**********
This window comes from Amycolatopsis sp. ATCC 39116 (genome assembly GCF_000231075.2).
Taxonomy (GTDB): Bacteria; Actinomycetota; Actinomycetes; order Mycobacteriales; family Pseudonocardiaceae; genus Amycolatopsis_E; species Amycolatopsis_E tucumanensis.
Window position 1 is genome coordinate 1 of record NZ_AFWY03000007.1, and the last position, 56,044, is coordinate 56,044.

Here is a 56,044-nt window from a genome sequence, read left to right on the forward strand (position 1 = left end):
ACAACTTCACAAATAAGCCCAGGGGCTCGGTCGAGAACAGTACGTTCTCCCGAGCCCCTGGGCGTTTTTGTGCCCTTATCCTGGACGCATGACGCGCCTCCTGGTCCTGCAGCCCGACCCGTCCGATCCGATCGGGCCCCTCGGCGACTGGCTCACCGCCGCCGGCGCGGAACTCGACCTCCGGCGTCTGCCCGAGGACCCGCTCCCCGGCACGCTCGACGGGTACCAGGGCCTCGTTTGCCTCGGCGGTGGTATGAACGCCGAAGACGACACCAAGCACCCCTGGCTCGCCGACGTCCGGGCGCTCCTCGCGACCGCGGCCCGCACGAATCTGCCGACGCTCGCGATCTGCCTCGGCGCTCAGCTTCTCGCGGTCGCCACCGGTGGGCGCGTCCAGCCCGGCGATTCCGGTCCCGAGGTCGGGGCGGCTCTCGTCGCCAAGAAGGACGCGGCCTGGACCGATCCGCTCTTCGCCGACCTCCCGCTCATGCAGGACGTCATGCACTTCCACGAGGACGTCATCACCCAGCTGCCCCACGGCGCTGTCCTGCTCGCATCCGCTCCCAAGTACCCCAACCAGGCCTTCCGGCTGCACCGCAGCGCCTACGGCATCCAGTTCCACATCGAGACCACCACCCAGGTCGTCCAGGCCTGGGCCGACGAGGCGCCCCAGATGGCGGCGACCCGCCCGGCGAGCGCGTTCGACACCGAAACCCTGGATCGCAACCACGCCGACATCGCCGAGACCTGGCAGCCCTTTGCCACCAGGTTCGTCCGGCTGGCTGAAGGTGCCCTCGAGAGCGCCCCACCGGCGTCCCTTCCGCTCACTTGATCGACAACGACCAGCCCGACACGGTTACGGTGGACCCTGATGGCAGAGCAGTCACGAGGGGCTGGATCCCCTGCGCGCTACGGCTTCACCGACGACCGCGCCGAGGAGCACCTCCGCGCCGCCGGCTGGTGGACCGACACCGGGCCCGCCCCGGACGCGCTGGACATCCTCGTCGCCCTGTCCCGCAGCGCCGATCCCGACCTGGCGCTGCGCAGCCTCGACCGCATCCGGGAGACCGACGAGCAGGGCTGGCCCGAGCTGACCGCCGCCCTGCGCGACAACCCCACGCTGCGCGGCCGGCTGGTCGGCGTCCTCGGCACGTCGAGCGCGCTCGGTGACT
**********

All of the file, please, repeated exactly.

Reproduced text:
This window comes from Amycolatopsis sp. ATCC 39116 (genome assembly GCF_000231075.2).
Taxonomy (GTDB): Bacteria; Actinomycetota; Actinomycetes; order Mycobacteriales; family Pseudonocardiaceae; genus Amycolatopsis_E; species Amycolatopsis_E tucumanensis.
Window position 1 is genome coordinate 1 of record NZ_AFWY03000007.1, and the last position, 56,044, is coordinate 56,044.

Here is a 56,044-nt window from a genome sequence, read left to right on the forward strand (position 1 = left end):
ACAACTTCACAAATAAGCCCAGGGGCTCGGTCGAGAACAGTACGTTCTCCCGAGCCCCTGGGCGTTTTTGTGCCCTTATCCTGGACGCATGACGCGCCTCCTGGTCCTGCAGCCCGACCCGTCCGATCCGATCGGGCCCCTCGGCGACTGGCTCACCGCCGCCGGCGCGGAACTCGACCTCCGGCGTCTGCCCGAGGACCCGCTCCCCGGCACGCTCGACGGGTACCAGGGCCTCGTTTGCCTCGGCGGTGGTATGAACGCCGAAGACGACACCAAGCACCCCTGGCTCGCCGACGTCCGGGCGCTCCTCGCGACCGCGGCCCGCACGAATCTGCCGACGCTCGCGATCTGCCTCGGCGCTCAGCTTCTCGCGGTCGCCACCGGTGGGCGCGTCCAGCCCGGCGATTCCGGTCCCGAGGTCGGGGCGGCTCTCGTCGCCAAGAAGGACGCGGCCTGGACCGATCCGCTCTTCGCCGACCTCCCGCTCATGCAGGACGTCATGCACTTCCACGAGGACGTCATCACCCAGCTGCCCCACGGCGCTGTCCTGCTCGCATCCGCTCCCAAGTACCCCAACCAGGCCTTCCGGCTGCACCGCAGCGCCTACGGCATCCAGTTCCACATCGAGACCACCACCCAGGTCGTCCAGGCCTGGGCCGACGAGGCGCCCCAGATGGCGGCGACCCGCCCGGCGAGCGCGTTCGACACCGAAACCCTGGATCGCAACCACGCCGACATCGCCGAGACCTGGCAGCCCTTTGCCACCAGGTTCGTCCGGCTGGCTGAAGGTGCCCTCGAGAGCGCCCCACCGGCGTCCCTTCCGCTCACTTGATCGACAACGACCAGCCCGACACGGTTACGGTGGACCCTGATGGCAGAGCAGTCACGAGGGGCTGGATCCCCTGCGCGCTACGGCTTCACCGACGACCGCGCCGAGGAGCACCTCCGCGCCGCCGGCTGGTGGACCGACACCGGGCCCGCCCCGGACGCGCTGGACATCCTCGTCGCCCTGTCCCGCAGCGCCGATCCCGACCTGGCGCTGCGCAGCCTCGACCGCATCCGGGAGACCGACGAGCAGGGCTGGCCCGAGCTGACCGCCGCCCTGCGCGACAACCCCACGCTGCGCGGCCGGCTGGTCGGCGTCCTCGGCACGTCGAGCGCGCTCGGTGACT